In the Preface to Leaves of Grass, Whitman writes, "The American poets are to enclose old and new[,] for America is the race of races. Of them a bard* is to be commensurate with a people. To him...

In the Preface to Leaves of Grass, Whitman writes, "The American poets are to enclose old and new[,] for America is the race of races. Of them a bard* is to be commensurate with a people. To him the other continents arrive as contributions...he gives them reception for their sake and his own sake. His spirit responds to his country's spirit...he incarnates its geography and natural life and rivers and lakes."  What is Whitman asking of the American poet?

*bard - The ideal national poet, usually linked to older heroic or epic traditions.

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huntress | College Teacher | (Level 2) Associate Educator

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Whitman views America as the ultimate land of equality and opportunity--or what should be. It is a place of infinite variety and growth and newness, incorporating everything from farmers and trappers and "red men" and soldiers to an indescribable variety of flora and fauna, inventions and inventiveness, mines and exploration, the spawning of new states, and a well-spoken, caring people who do not bow to their President, but rather are on equal footing with him. It is the exciting convergence of the Old World and the New, science with art and religion, with all its collaboration and clashes.

Thus, Whitman expects the American poet to reflect this excitement and variety and equality. A bit later on, he writes that:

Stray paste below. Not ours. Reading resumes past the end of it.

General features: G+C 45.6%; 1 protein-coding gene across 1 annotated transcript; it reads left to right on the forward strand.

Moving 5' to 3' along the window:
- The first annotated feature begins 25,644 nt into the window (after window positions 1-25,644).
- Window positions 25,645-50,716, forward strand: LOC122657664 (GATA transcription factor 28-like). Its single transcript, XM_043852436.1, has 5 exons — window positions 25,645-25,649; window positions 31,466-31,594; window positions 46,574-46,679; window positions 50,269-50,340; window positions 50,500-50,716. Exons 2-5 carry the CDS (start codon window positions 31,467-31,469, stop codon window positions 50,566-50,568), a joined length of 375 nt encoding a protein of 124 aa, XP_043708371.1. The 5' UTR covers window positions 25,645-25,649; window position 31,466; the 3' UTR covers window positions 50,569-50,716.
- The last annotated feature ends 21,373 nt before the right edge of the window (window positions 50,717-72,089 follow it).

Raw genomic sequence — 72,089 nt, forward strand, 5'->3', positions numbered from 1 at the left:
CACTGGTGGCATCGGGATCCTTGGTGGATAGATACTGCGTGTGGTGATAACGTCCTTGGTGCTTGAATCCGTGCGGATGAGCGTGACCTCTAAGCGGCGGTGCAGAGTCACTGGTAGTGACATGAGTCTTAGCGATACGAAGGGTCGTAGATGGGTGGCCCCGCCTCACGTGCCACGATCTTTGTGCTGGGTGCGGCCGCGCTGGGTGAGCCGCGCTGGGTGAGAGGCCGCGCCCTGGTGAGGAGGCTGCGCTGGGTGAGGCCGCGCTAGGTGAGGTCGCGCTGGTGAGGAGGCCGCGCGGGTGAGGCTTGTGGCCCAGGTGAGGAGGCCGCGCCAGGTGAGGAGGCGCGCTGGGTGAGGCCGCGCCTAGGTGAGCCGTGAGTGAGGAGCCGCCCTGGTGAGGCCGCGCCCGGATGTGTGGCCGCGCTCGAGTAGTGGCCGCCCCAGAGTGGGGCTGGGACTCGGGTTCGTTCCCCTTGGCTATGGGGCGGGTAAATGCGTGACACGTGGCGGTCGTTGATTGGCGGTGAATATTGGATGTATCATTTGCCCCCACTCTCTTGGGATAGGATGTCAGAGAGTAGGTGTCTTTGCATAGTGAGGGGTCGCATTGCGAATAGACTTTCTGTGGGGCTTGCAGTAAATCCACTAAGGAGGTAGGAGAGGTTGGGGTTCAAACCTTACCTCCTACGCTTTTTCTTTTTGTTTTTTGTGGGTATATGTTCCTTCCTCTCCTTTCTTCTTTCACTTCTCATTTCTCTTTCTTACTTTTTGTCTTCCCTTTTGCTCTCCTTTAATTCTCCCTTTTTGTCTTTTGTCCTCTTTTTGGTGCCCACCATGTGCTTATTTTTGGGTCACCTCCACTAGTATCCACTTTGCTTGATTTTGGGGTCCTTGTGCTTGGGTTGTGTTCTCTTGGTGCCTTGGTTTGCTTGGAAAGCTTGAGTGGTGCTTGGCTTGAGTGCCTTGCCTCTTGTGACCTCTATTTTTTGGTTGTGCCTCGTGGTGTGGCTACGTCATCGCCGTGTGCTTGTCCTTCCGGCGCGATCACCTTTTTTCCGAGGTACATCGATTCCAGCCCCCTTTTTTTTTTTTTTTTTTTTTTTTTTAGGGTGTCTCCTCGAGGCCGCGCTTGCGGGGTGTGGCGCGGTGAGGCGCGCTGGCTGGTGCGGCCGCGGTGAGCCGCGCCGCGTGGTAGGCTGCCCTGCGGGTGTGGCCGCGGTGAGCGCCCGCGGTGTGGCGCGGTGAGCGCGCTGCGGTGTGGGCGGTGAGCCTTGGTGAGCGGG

For such the expression of the American poet is to be transcendent and new. It is to be indirect and not direct or descriptive or epic. Its quality goes through these to much more. Let the age and wars of other nations be chanted and their eras and characters be illustrated and that finish the verse. Not so the great psalm of the republic. Here the theme is creative and has vista. Here comes one among the well beloved stonecutters and plans with decision and science and sees the solid and beautiful forms of the future where there are now no solid forms.

The true American poem does not stop developing; it does not truly end, just as America will not. The poet is to envision its future and write it down to "see the solid and beautiful forms of the future where there are now no solid forms." He is to be equitable; nothing is to be adjudged good or bad. His place is to emphasize the equality of all and the promise of the country and the land. If the American people become slothful, his purpose is to arouse their blood once again, to keep the promise of America new and exciting, for "he can make every word he speaks draw blood." He is to be a "complete lover" of "the known universe," a hedonist, a photographer with words. He must live completely in the present and let it overwhelm him so he can be a true witness. 

His final words in the preface sum up his feelings well: "The proof of a poet is that his country absorbs him as affectionately as he has absorbed it."

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